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The “Right to Disconnect”: Five employer FAQs

Employee demands for a “right to disconnect” are getting louder, fuelled in part by the growth in remote work arrangements. Here are the answers to five employer questions about the right to disconnect.


1. What is the right to disconnect?


Generally, it’s about employees disconnecting from work and not engaging in work-related communications outside working hours. Many European countries have adopted disconnecting-from-work legislation. Calls for right-to-disconnect legislation are now echoing in Canada.


2. Is there any legislated Canadian right to disconnect?


No. The only legislation around the right to disconnect is in Ontario. Effective January 1, 2022, Ontario’s employment standards legislation requires certain employers to have a written policy on disconnecting from work — but this doesn’t create any rights for employees to disconnect from work.


3. Why is it important that Newfoundland and Labrador employers think about the right to disconnect?


There are three key reasons:


• Be ready for what could be coming. Some other Canadian provinces and the federal government have indicated they are considering right-to-disconnect legislation, and more could follow.

• If you have employees who physically work in Ontario, regardless of your location, it’s likely you must comply with Ontario’s disconnecting-from-work legislation in relation to those employees. (However, this requirement doesn’t extend to your employees who don’t physically work in Ontario.)

• Even if you’re not required to, you can choose to implement a disconnecting-from-work policy as an employee retention and recruitment tool.


4. What might employers expect to see in right-to-disconnect legislation?

Ontario’s disconnecting-from-work legislation offers an indication:


• Provincially regulated employers with 25 or more employees must adopt a written policy on disconnecting from work. Employers aren’t required to have the same policy for all employees; the policy can dictate different terms for different groups of employees.


• The Ontario legislation defines “disconnecting from work ” as “not engaging in work-related communications, including emails, telephone calls, video calls or the sending or reviewing of other messages, so as to be free from the performance of work.” However, it doesn’t create any new rights for employees to disconnect from work, prohibit employers from communicating with employees after working hours, or specify that employees have a right to disconnect from work or be free from the obligation to engage in work-related communications completely after a certain time or typical work hours.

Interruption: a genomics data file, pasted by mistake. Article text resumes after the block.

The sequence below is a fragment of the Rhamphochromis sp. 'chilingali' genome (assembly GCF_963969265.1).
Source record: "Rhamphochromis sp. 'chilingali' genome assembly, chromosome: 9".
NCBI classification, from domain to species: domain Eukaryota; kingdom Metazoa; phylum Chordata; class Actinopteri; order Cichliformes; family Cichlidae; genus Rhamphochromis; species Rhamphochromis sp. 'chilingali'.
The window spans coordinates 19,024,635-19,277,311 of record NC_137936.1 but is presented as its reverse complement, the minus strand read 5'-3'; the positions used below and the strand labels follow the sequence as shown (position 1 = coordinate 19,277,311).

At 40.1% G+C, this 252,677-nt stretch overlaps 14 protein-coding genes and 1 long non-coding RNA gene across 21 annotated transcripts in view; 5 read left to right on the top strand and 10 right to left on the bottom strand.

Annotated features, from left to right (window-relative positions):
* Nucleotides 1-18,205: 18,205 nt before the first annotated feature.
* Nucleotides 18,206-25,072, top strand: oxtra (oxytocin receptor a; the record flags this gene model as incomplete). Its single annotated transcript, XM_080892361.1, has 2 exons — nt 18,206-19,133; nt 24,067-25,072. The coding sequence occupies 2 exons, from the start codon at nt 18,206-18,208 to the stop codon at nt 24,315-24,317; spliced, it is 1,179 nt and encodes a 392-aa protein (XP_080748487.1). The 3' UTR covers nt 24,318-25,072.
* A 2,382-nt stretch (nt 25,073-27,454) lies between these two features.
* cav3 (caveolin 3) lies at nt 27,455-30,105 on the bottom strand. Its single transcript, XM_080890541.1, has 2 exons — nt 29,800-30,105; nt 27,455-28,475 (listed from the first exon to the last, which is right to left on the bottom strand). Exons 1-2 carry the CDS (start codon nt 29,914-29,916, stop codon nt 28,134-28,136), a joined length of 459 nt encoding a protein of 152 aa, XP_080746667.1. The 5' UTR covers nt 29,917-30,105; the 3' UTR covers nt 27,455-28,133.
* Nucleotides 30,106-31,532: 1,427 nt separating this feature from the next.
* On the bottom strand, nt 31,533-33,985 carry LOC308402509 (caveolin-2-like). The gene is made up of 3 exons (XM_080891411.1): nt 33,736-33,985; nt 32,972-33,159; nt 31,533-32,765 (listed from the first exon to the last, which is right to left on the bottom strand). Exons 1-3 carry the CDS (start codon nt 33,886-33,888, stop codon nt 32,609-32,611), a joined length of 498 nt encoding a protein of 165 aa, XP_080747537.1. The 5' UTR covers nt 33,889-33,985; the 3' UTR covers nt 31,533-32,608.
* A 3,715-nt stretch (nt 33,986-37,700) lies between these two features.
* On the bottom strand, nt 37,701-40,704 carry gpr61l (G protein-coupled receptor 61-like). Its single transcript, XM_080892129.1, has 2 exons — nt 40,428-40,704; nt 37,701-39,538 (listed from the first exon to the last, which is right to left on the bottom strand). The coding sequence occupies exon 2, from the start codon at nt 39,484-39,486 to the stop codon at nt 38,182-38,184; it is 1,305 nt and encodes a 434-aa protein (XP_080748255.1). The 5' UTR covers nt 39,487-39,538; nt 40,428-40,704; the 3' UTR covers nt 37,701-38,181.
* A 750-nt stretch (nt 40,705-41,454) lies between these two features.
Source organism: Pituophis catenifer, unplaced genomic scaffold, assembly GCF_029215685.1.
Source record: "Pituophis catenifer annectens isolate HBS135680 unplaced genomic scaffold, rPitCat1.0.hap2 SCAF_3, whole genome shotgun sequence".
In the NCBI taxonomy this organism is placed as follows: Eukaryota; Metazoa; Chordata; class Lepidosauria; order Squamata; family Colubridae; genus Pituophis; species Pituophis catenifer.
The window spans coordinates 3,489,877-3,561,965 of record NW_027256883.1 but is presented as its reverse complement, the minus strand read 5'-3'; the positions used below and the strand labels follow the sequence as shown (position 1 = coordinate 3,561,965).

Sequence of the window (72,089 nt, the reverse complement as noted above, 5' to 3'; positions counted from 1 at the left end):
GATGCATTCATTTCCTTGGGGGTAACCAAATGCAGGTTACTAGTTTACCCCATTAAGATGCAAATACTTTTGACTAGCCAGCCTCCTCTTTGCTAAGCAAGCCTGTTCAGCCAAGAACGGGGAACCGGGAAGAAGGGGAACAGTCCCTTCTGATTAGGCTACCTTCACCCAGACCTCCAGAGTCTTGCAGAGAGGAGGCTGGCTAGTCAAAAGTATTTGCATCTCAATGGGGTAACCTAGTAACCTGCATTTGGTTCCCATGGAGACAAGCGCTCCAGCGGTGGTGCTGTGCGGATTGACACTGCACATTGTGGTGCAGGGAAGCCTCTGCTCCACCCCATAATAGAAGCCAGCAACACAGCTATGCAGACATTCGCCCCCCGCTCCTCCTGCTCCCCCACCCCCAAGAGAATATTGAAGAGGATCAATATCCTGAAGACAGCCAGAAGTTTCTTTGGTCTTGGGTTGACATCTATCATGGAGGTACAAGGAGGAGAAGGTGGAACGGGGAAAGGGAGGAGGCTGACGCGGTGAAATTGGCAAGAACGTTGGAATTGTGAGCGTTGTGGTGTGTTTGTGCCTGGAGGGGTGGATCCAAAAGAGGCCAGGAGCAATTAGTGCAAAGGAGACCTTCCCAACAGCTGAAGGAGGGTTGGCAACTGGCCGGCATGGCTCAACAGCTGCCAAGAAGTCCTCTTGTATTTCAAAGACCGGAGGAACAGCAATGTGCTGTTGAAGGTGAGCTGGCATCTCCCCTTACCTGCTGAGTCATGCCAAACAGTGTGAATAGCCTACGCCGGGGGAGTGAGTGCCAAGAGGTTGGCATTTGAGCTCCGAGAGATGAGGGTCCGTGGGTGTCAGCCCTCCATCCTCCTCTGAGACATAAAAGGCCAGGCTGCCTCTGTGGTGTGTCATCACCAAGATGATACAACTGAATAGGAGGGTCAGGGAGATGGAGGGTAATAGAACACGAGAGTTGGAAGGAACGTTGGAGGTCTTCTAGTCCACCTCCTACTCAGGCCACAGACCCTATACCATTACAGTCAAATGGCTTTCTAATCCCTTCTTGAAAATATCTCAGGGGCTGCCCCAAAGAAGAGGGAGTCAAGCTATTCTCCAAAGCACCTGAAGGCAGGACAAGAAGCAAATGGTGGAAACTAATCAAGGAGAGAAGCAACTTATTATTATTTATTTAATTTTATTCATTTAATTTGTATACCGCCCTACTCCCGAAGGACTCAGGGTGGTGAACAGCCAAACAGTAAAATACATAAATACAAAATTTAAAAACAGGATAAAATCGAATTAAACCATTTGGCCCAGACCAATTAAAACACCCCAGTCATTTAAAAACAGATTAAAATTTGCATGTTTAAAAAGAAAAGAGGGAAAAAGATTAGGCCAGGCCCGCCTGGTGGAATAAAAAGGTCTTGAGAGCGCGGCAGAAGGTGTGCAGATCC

• The policy applies to all the employer’s employees covered by Ontario’s employment standards legislation, which defines “employees” expansively and includes management, executives, and shareholders if they otherwise meet the definition of employee. However, independent contractors are excluded.


• The Ontario legislation specifies the employer must include the dates on which the policy was prepared and any dates on which it changes the policy, but it doesn’t dictate what the policy must include. However, it leaves open the possibility for the province to require that the policy contain mandatory information in future.


5. What should a disconnecting-from-work policy look like?


It can stand alone or you can incorporate it into another policy, but it must comply with the applicable employment standards legislation, such as rules limiting hours of work. In addition to the basics every good policy should include, the policy could (and should, for some employers) address the following:


• the expectations concerning reading or replying to work-related emails or answering work-related phone calls after hours

• the required response times and how they might change based on different times of day, the subject matter of the communication, the sender, and so on

• the employees to whom the policy applies (in the case of a voluntary policy) and what expectations apply to which employees

• the expectations concerning activating appropriate out-of-office notifications when the employee isn’t responding to communications


To discuss this or any other legal issue, contact any member of McInnes Cooper’s Labour & Employment Law Team. Read more McInnes Cooper Insights and subscribe to receive those relevant to your business.


This article is information only; it is not legal advice. McInnes Cooper excludes all liability for anything contained in or any use of this article. © McInnes Cooper, 2023. All rights reserved.

Caroline Molloy is a management-side labour and employment lawyer based in McInnes Cooper’s St. John’s office. Caroline’s prior experience as employee and union counsel and her collaborative approach uniquely position her to advise and represent employers in a wide range of matters.


Contact Caroline at caroline.molloy@mcinnescooper.com or 709.724.8238.



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